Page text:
The article, Clinical trial results for FDA-approved drugs often remain hidden, a new study finds, was published on TranspariMed on July 29, 2021.
This article revolves around the study performed by a team of American researchers who examined 62 products by 42 pharma companies approved by the FDA in 2016-2017 and gives key insights on how clinical trial sponsors often violate a pre-eminent transparency law.
According to transparency law, applicable trials should be registered and made public within 21 days of their start date, and their results should be made public on the registry within 30 days of initial FDA approval of a product.
In the above study, it was found that amongst the 62 products, trials of 13 products did not consistently meet legal reporting requirements. At least one relevant trial result among the three-quarters of FDA-approved products still remains unrevealed. 42% of FDA-approved novel drugs and biologics fail to fully meet FDAAA reporting requirements.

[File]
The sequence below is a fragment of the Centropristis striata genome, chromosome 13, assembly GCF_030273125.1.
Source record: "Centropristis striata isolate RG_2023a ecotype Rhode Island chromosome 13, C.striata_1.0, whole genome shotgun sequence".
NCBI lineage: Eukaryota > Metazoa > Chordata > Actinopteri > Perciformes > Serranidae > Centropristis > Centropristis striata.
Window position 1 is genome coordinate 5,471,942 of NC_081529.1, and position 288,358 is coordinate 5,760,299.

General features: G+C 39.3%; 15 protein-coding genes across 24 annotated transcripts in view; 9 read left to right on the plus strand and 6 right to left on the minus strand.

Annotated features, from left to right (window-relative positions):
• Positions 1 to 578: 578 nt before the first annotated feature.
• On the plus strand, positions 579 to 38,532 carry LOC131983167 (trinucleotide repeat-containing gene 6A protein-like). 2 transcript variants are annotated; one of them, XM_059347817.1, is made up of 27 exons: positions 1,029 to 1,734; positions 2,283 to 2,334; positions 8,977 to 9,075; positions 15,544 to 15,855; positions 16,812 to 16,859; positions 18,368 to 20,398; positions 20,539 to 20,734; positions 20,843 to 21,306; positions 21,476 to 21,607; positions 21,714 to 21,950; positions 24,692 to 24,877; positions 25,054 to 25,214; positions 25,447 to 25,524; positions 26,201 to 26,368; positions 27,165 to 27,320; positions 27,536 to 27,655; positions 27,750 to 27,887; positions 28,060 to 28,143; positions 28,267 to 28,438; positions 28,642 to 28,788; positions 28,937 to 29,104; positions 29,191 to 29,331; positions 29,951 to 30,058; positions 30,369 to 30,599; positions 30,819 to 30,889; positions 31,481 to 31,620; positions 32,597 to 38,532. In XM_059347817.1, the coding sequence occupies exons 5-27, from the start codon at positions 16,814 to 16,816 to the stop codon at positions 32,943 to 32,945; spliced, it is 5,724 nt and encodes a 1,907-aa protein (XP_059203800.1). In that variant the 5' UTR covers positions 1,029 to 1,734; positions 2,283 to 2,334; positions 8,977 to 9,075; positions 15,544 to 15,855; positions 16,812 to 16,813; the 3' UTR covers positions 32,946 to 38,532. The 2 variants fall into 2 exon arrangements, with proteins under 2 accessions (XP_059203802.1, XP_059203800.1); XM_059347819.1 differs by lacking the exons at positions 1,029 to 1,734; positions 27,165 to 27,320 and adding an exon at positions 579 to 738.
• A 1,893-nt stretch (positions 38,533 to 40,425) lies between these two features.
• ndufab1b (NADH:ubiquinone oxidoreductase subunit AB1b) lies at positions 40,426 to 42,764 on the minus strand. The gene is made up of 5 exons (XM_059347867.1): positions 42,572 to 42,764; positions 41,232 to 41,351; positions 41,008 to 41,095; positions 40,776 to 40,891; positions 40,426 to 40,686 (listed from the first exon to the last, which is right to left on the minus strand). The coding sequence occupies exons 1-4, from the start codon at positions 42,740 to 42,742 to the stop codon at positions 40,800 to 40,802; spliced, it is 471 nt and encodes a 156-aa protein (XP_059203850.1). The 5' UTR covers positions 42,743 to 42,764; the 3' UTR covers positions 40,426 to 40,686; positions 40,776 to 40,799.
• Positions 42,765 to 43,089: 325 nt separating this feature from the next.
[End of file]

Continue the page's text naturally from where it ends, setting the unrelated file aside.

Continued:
While some big pharma companies are in compliance with the legal transparency requirement there are many other large companies that are still non-compliant. Out of 10,792 trials, there are around 2,800 currently missing trials. The authors of the study raise the question if FDA needs to widen its scope to address the products approved by the FDA by non-US-based companies and also suggests that the FDA may benefit from more stringent reinforcement of transparency law as it has not yet started to collect fines from the non-compliant sponsors.
While comparing the statistics to the European studies, an improvement in compliance was noted. However, after the EU Clinical Trial Regulation that would bind all European countries by the end of January 2022, it will be each country’s independent decision for whether and when to impose sanctions.
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